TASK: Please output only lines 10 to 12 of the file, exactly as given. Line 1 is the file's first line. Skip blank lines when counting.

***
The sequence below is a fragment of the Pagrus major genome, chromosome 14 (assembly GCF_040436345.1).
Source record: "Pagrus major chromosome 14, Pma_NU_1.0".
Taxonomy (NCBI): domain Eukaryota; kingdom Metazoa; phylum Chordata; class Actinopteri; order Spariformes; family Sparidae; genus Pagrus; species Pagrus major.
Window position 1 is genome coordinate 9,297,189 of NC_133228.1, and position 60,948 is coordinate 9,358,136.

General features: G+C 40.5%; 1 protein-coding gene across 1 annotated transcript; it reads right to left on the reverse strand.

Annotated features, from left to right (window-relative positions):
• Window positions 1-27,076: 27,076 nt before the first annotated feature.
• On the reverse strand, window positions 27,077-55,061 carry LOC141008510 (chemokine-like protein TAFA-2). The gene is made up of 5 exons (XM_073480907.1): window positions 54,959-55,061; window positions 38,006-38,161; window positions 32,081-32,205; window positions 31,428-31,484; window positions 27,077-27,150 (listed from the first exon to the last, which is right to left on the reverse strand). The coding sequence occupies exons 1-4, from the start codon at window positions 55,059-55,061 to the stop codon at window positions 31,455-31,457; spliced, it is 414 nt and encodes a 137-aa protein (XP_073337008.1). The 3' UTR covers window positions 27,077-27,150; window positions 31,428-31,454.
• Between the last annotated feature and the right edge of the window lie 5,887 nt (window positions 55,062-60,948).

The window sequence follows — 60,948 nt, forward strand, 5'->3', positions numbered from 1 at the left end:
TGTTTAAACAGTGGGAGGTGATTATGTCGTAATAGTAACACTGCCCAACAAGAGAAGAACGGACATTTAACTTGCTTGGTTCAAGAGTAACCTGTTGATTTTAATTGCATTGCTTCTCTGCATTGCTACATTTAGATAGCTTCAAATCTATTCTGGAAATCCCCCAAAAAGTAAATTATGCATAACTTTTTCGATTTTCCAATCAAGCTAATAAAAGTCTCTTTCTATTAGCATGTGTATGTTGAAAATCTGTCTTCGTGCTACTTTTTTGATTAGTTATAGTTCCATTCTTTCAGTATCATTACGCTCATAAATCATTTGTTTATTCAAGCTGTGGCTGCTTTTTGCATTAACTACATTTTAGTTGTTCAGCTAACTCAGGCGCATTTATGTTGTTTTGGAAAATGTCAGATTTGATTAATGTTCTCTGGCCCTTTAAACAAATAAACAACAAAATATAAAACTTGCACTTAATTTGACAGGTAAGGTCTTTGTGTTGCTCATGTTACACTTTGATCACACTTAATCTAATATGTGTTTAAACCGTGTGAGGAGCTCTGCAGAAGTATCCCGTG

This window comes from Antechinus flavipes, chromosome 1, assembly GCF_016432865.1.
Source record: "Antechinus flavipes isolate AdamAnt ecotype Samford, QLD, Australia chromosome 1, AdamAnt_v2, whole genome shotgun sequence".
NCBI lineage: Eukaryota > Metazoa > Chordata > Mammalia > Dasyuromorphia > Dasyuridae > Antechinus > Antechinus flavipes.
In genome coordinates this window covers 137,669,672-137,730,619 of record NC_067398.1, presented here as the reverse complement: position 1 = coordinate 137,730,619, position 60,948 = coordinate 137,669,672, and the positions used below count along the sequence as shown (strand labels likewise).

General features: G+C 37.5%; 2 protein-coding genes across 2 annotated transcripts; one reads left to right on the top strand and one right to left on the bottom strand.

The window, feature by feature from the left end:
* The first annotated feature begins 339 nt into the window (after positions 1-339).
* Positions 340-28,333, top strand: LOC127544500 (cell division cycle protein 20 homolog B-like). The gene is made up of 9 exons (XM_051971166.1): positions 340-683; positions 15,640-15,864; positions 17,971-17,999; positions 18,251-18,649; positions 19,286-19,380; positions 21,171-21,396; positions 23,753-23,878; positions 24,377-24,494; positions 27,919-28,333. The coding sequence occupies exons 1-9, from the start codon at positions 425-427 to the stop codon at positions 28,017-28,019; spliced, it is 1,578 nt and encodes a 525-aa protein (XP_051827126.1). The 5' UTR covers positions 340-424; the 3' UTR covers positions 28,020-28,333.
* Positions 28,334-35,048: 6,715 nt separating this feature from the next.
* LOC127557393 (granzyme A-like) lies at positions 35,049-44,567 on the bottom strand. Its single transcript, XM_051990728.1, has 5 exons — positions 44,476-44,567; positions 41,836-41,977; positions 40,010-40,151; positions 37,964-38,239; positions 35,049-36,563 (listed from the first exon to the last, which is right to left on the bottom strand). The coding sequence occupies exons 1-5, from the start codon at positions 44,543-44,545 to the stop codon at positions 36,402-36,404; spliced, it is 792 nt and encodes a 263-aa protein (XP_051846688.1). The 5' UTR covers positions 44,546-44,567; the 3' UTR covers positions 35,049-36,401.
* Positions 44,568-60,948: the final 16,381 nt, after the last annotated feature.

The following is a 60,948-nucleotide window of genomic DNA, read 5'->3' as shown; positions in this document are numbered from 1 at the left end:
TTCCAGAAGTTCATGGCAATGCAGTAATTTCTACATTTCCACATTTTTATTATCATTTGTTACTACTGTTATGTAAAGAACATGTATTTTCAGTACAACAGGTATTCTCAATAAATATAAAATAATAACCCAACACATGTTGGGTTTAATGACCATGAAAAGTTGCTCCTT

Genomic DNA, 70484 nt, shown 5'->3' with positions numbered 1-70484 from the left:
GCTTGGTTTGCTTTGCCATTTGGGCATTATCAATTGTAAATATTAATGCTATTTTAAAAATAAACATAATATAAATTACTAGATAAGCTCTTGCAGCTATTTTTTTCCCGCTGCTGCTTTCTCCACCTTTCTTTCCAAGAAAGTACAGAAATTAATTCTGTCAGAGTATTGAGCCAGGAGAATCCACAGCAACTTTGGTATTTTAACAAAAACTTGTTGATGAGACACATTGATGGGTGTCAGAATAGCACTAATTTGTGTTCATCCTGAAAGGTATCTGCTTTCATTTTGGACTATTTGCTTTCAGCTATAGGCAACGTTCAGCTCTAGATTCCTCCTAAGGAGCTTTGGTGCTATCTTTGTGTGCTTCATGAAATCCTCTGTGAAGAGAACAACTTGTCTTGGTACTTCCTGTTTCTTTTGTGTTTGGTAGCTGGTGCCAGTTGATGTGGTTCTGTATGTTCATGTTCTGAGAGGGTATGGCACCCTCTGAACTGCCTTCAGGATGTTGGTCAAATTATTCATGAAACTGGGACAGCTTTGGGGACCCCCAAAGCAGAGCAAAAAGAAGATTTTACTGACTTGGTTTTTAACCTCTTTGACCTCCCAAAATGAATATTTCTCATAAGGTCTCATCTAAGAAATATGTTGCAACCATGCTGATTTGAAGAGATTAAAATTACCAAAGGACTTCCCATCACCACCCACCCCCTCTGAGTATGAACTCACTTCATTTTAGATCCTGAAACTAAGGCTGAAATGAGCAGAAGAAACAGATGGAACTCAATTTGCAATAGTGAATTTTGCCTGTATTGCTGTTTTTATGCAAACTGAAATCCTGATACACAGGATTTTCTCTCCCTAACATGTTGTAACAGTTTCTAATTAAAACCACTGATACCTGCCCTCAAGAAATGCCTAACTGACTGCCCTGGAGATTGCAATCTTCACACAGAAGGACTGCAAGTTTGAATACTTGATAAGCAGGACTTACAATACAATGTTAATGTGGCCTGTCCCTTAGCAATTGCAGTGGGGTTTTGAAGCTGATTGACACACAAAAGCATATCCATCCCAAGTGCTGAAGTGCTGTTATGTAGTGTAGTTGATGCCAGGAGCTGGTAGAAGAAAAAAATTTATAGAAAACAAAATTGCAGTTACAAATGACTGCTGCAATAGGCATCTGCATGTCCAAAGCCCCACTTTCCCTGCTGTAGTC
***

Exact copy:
The window sequence follows — 60,948 nt, forward strand, 5'->3', positions numbered from 1 at the left end:
TGTTTAAACAGTGGGAGGTGATTATGTCGTAATAGTAACACTGCCCAACAAGAGAAGAACGGACATTTAACTTGCTTGGTTCAAGAGTAACCTGTTGATTTTAATTGCATTGCTTCTCTGCATTGCTACATTTAGATAGCTTCAAATCTATTCTGGAAATCCCCCAAAAAGTAAATTATGCATAACTTTTTCGATTTTCCAATCAAGCTAATAAAAGTCTCTTTCTATTAGCATGTGTATGTTGAAAATCTGTCTTCGTGCTACTTTTTTGATTAGTTATAGTTCCATTCTTTCAGTATCATTACGCTCATAAATCATTTGTTTATTCAAGCTGTGGCTGCTTTTTGCATTAACTACATTTTAGTTGTTCAGCTAACTCAGGCGCATTTATGTTGTTTTGGAAAATGTCAGATTTGATTAATGTTCTCTGGCCCTTTAAACAAATAAACAACAAAATATAAAACTTGCACTTAATTTGACAGGTAAGGTCTTTGTGTTGCTCATGTTACACTTTGATCACACTTAATCTAATATGTGTTTAAACCGTGTGAGGAGCTCTGCAGAAGTATCCCGTG

This window comes from Antechinus flavipes, chromosome 1, assembly GCF_016432865.1.